New thinking for a changing world

Former prime minister Jim Bolger expounded his views on topics from feeding the world's hungry to moving on from the global economic recession in a talk in the resort last Tuesday night.

He was guest speaker at the Institute of Directors Otago-Southland branch cocktail function at Sky City Casino, delivering a talk titled "Learn from yesterday but plan for a different tomorrow".

Mr Bolger (76), who led the National Party to a landslide victory in 1990 and was prime minister until 1997, is a Distinguished Fellow of the Institute of Directors and was made a member of the Order of New Zealand in 1997.

He told the dozens of people gathered he could not think of any time when the advice of the title had been more accurate.

"Plan for a different tomorrow, whether your focus is on the growing pressure on land and water to feed the world .. whether you seek to determine how and in what matter the current economic market will change, and if you run out of all of those, you can reflect on the world energy demands, which is close to the top of everything."

He touched on the implications of these and other issues for directors.

"This interesting, challenging world requires more than ever that leaders step up from behind the skirts of lobby groups and lead, not follow, as many have done and are still doing today."

Despite signs of an "economic spring" after the 100 billion Greek debt restructuring, Mr Bolger said economies had to operate differently to address the needs of 7 billion people and the billions to come.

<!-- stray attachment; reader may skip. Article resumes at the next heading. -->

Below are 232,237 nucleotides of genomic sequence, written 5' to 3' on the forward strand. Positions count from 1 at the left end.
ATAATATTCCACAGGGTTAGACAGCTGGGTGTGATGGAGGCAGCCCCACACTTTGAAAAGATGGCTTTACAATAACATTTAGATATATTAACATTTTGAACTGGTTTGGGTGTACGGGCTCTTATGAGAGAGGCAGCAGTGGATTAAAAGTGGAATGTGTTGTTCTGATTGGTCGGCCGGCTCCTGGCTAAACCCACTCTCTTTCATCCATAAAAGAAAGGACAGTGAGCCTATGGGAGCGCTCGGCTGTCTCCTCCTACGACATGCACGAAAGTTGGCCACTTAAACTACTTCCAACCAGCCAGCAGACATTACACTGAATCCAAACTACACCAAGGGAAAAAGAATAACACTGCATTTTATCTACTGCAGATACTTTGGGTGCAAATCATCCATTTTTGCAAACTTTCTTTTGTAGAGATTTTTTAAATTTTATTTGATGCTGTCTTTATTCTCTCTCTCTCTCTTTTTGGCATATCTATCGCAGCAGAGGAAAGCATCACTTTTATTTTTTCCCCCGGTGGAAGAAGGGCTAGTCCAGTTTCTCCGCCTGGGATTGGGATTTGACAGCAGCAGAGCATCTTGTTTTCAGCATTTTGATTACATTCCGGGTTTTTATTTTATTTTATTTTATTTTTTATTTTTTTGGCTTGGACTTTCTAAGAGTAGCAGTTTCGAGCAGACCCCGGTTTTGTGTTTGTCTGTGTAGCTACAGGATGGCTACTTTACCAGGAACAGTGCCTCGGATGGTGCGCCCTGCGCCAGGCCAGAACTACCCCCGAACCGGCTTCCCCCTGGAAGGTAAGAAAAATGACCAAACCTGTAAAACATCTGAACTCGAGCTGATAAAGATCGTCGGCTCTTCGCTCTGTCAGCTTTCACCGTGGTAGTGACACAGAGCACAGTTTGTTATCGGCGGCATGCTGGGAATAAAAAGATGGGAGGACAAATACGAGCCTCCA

"Food production is the most important industry on the planet .. hungry people get angry and that's what starts most revolutions - hungry people.

"Policies across the globe dictate agricultural outcome, so the world needs to rethink economic policy if we wish to increase food production," Mr Bolger said.

The most important issue facing the country today was that of an ageing population, which would see a growing reliance on immigration.

"The people question will, emotionally, be the most challenging issue New Zealand and the world faces. Sadly, many people are nervous of people from different cultures, histories and belief."

He said New Zealand had to rely more on high-skill industries in a world with cheap labour markets, and backed the worth of sustainable policies and the country's use of the "most valuable resource in the world - water".

"Reform is never for the faint-hearted and, at this point in history, to succeed, reform must be extensive and not in the form of yesterday."

 

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